US: Helpful Guidance From Judge Bryson Regarding Stays Pending IPR

Judge Bryson of the Federal Circuit, sitting by designation in the Eastern District of Texas, issued one of the clearest articulations to date in favor of granting a stay pending inter partes review.[1] Notably, in this case, claim construction had ended, discovery was nearly complete, and trial was set to begin in three months. The defendant, Samsung, had recently joined an instituted IPR covering six of the eleven asserted claims and moved to stay the district court proceeding.

Judge Bryson clearly articulated the three factors that district courts consider when analyzing whether or not to grant a stay:
1) whether the stay will unduly prejudice the non-moving party;
2) whether the proceedings had reached an advance stage, including the stage of discovery and whether a trial date is set; and
3) whether the stay will likely result in simplifying the case before the court.

After noting that the congressional intent of post-grant review before the patent office was to be a “quick and cost effective alternative[] to litigation” to provide a “faster, less costly alternative to civil litigation to challenge patents” and to be “an inexpensive substitute for district court litigation that allows key issues to be addressed by experts in the field” he proceeded to walk through the three factors.

Judge Bryson noted that the interest in “prompt enforcement of patents is entitled to weight” but that it is a factor that is present in every case where a patentee opposes a stay and “it is therefore not sufficient, standing alone, to defeat a stay motion.” As a non-practicing entity, a damages award post-stay would still fully compensate the plaintiff for any injury it suffered. Judge Bryson further noted that while Samsung had waited until after institution to request a stay, this could not factor against the stay as “it would have been virtually pointless for Samsung to have sought a stay before the IPR was instituted, as this Court would have almost certainly denied it.”

Further, while the parties had continued trial preparation in the absence of a stay, such efforts had inevitably moved the parties “preparation for the court case closer to completion for the time when the IPR is concluded and th[e] litigation resumes.” Notably, the plaintiff had consented to stays in other co-pending cases, which undercut the plaintiff’s argument that it would be prejudiced by a delay. While there may have been some prejudice to the plaintiff, a delay of disposition, it was only a minor factor cutting against the stay.

State of the Proceedings
While trial was only three months away and discovery was nearly complete, Judge Bryson noted that “the most burdensome parts of the case—filing and responding to pretrial motions, preparing for trial, going through the trial process, and engaging in post-trial motions practice—all [lay] in the future.” Indeed, stays had been granted much closer to trial, as Judge Bryson pointed to a number of cases that were stayed three weeks before trial, ten weeks before trial, eight weeks before trial, and seven weeks before trial. While much work had already been done, Judge Bryson noted that “[d]enying a stay because of the progress of the case to this point would impose significant expenses on the parties that might be avoided if the stay results in the simplification of further court proceedings.” This factor also ultimately weighed slightly against a stay.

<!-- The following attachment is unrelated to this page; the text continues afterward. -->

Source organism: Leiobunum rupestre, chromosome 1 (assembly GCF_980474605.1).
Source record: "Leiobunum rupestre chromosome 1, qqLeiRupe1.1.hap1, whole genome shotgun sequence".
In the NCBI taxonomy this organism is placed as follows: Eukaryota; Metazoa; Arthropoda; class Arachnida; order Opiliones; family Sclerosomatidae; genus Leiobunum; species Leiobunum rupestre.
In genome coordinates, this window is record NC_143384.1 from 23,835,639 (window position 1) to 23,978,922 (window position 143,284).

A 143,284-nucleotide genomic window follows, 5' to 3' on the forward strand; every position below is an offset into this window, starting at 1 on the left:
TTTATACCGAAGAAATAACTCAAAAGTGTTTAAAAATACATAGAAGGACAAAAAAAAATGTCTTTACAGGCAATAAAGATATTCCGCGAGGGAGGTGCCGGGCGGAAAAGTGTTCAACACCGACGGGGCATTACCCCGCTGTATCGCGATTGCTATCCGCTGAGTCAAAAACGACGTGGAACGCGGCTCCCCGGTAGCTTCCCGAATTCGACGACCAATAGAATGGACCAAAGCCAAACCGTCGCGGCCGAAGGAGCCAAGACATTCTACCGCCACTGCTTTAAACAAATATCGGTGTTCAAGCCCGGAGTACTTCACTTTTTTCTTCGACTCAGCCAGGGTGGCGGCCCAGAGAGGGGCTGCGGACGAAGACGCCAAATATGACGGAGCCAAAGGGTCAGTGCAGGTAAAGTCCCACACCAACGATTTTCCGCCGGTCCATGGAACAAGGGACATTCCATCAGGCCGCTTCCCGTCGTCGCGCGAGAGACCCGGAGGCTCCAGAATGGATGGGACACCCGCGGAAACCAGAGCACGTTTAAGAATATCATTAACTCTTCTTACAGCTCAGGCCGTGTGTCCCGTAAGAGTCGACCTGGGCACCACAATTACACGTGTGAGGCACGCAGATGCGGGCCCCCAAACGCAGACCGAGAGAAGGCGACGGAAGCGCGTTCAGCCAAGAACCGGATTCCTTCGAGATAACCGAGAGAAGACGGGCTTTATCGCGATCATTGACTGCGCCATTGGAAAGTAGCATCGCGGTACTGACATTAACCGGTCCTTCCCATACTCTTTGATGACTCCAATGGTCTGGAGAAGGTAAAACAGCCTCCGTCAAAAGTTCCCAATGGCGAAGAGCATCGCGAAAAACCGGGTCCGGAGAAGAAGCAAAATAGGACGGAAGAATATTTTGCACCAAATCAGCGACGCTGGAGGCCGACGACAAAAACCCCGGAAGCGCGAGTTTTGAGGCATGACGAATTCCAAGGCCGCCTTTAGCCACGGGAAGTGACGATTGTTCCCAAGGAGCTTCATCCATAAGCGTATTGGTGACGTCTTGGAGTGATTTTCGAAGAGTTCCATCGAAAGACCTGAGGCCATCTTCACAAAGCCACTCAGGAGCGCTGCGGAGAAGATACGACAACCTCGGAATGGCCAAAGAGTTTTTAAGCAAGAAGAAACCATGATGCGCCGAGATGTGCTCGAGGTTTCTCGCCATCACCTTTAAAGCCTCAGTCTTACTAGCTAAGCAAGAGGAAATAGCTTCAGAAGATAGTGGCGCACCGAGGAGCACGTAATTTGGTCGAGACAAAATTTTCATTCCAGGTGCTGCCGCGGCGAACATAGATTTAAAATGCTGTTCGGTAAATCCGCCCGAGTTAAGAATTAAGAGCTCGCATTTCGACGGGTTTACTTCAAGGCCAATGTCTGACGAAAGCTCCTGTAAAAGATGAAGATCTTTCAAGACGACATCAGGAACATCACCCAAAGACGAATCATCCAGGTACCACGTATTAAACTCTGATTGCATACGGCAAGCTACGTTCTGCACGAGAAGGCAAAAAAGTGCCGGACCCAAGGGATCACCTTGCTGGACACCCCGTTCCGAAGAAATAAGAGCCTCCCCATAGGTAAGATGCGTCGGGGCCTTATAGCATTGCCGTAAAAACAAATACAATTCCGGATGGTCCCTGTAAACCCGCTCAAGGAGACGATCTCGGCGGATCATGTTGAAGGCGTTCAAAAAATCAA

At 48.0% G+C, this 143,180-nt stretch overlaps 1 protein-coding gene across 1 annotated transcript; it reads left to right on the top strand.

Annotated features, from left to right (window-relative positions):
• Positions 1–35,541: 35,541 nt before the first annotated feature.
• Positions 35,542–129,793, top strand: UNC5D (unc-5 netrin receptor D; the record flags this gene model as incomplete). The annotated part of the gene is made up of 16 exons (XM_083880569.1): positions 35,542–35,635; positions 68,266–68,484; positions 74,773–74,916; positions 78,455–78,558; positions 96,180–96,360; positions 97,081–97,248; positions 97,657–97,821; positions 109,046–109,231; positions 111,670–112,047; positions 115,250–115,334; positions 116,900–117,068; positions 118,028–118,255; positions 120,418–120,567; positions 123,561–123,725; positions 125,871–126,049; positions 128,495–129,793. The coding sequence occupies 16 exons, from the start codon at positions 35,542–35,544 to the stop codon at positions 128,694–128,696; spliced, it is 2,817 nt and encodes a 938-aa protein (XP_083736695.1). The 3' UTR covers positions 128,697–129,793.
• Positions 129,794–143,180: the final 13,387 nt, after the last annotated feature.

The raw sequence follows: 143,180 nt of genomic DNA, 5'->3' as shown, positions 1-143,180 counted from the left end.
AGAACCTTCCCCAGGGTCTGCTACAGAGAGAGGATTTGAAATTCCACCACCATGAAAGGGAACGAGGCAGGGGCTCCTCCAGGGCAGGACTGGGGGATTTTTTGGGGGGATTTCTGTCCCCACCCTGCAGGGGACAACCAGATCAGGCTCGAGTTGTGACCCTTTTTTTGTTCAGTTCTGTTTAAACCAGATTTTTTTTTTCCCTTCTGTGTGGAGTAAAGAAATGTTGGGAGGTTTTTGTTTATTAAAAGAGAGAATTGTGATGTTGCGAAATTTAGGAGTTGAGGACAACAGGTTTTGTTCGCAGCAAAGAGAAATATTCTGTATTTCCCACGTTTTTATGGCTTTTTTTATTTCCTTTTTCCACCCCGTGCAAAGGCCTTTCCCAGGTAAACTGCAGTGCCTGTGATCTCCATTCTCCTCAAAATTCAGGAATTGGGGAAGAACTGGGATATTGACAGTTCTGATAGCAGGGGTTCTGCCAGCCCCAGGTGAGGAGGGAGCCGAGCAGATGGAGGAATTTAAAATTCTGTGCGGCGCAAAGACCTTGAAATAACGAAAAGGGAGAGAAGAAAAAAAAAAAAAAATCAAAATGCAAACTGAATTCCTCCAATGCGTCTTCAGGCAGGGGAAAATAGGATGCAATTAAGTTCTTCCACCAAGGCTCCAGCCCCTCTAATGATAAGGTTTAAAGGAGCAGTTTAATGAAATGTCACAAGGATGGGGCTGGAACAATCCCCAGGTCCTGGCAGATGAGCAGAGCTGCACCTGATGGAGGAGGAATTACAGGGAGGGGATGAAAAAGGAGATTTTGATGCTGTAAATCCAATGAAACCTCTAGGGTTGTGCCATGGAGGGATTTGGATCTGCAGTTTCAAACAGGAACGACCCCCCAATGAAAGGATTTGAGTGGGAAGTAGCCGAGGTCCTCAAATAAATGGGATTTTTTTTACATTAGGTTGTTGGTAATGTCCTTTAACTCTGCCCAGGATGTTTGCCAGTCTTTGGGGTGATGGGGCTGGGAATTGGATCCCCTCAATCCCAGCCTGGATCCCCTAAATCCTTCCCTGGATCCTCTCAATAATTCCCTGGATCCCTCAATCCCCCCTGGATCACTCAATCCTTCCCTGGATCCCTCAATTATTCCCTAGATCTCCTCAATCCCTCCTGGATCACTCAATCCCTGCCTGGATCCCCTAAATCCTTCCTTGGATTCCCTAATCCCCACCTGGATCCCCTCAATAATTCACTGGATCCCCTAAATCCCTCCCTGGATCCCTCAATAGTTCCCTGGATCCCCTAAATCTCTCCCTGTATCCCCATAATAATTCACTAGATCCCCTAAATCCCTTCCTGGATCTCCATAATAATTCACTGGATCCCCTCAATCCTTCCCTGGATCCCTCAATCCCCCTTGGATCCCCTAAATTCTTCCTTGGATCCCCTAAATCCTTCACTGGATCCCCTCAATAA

Simplification of the Issues
Judge Bryson was most clear however, that the “most important factor bearing on whether to grant a stay is whether the stay is likely to simplify issues at trial.” Regardless of how the IPR was resolved, a large portion of the litigation would fall away: either the PTAB confirms validity of certain claims and the estoppel provisions of 35 U.S.C. 315(e)(2) prevent certain validity challenges, or some or all of the claims are cancelled. Despite not all asserted claims being in IPR, Judge Bryson was comfortable saying that resolution one way or the other on what asserted claims were instituted would indeed simplify the case for trial. He noted that the case involved complex technology and the potential for the removal of one of the asserted patents heavily favored simplification.

Further, “the expertise of the PTAB judges in th[e] field of art is likely to be of considerable assistance to the Court in this complex case.” Indeed, any guidance from the USPTO “regarding validity of the patents would be of invaluable assistance to this court.” Judge Bryson, a Federal Circuit judge, recognizes that a duplication of efforts between a jury and the expertise of the patent office is a waste of efforts.

The weighing of the factors resulted in two factors slightly favoring against a stay (as would normally be the case late in the life of the case) and one factor heavily favoring for a stay (as is also normally the case where any asserted claims are instituted). In view of the totality of the circumstances, Judge Bryson concluded that a stay was warranted. His guidance is particularly useful for Petitioners at all stages of litigation who are seeking to stay their ongoing district court litigation while their IPR challenges navigate the patent office.

By Jason Engel, Ben Weed and Erik Halverson


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